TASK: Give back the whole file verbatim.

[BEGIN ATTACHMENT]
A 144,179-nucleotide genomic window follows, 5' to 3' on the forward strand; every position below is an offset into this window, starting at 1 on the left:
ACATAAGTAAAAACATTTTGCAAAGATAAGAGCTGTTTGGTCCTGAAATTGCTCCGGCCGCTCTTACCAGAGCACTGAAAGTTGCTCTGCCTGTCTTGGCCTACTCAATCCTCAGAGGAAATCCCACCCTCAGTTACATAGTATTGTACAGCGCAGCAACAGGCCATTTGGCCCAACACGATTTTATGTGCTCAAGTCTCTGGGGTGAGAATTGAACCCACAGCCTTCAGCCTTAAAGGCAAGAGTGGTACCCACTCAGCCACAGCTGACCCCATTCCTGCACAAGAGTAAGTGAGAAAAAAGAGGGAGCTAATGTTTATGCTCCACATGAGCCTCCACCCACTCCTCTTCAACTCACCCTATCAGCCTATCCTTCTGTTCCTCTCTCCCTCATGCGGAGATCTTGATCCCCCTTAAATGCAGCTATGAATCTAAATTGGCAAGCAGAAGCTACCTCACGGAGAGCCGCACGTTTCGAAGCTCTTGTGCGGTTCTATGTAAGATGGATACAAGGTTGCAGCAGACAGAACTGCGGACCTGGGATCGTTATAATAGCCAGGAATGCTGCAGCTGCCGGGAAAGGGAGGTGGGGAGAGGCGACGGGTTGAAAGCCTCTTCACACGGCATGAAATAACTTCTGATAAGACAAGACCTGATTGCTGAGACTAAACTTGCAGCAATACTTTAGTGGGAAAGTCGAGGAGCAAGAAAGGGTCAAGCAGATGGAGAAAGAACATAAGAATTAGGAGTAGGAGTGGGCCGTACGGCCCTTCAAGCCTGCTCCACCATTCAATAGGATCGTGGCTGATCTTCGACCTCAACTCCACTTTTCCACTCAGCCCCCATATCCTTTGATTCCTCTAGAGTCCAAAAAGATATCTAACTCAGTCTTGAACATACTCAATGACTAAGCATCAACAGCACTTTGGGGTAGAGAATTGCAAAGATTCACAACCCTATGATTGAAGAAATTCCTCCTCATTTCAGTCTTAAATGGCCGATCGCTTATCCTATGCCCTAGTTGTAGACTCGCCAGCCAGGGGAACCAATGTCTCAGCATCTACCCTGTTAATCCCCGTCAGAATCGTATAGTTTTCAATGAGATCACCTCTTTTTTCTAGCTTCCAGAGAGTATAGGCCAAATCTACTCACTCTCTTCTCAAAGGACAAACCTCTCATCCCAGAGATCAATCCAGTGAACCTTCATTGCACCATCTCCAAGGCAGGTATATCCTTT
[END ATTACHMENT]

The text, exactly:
A 144,179-nucleotide genomic window follows, 5' to 3' on the forward strand; every position below is an offset into this window, starting at 1 on the left:
ACATAAGTAAAAACATTTTGCAAAGATAAGAGCTGTTTGGTCCTGAAATTGCTCCGGCCGCTCTTACCAGAGCACTGAAAGTTGCTCTGCCTGTCTTGGCCTACTCAATCCTCAGAGGAAATCCCACCCTCAGTTACATAGTATTGTACAGCGCAGCAACAGGCCATTTGGCCCAACACGATTTTATGTGCTCAAGTCTCTGGGGTGAGAATTGAACCCACAGCCTTCAGCCTTAAAGGCAAGAGTGGTACCCACTCAGCCACAGCTGACCCCATTCCTGCACAAGAGTAAGTGAGAAAAAAGAGGGAGCTAATGTTTATGCTCCACATGAGCCTCCACCCACTCCTCTTCAACTCACCCTATCAGCCTATCCTTCTGTTCCTCTCTCCCTCATGCGGAGATCTTGATCCCCCTTAAATGCAGCTATGAATCTAAATTGGCAAGCAGAAGCTACCTCACGGAGAGCCGCACGTTTCGAAGCTCTTGTGCGGTTCTATGTAAGATGGATACAAGGTTGCAGCAGACAGAACTGCGGACCTGGGATCGTTATAATAGCCAGGAATGCTGCAGCTGCCGGGAAAGGGAGGTGGGGAGAGGCGACGGGTTGAAAGCCTCTTCACACGGCATGAAATAACTTCTGATAAGACAAGACCTGATTGCTGAGACTAAACTTGCAGCAATACTTTAGTGGGAAAGTCGAGGAGCAAGAAAGGGTCAAGCAGATGGAGAAAGAACATAAGAATTAGGAGTAGGAGTGGGCCGTACGGCCCTTCAAGCCTGCTCCACCATTCAATAGGATCGTGGCTGATCTTCGACCTCAACTCCACTTTTCCACTCAGCCCCCATATCCTTTGATTCCTCTAGAGTCCAAAAAGATATCTAACTCAGTCTTGAACATACTCAATGACTAAGCATCAACAGCACTTTGGGGTAGAGAATTGCAAAGATTCACAACCCTATGATTGAAGAAATTCCTCCTCATTTCAGTCTTAAATGGCCGATCGCTTATCCTATGCCCTAGTTGTAGACTCGCCAGCCAGGGGAACCAATGTCTCAGCATCTACCCTGTTAATCCCCGTCAGAATCGTATAGTTTTCAATGAGATCACCTCTTTTTTCTAGCTTCCAGAGAGTATAGGCCAAATCTACTCACTCTCTTCTCAAAGGACAAACCTCTCATCCCAGAGATCAATCCAGTGAACCTTCATTGCACCATCTCCAAGGCAGGTATATCCTTT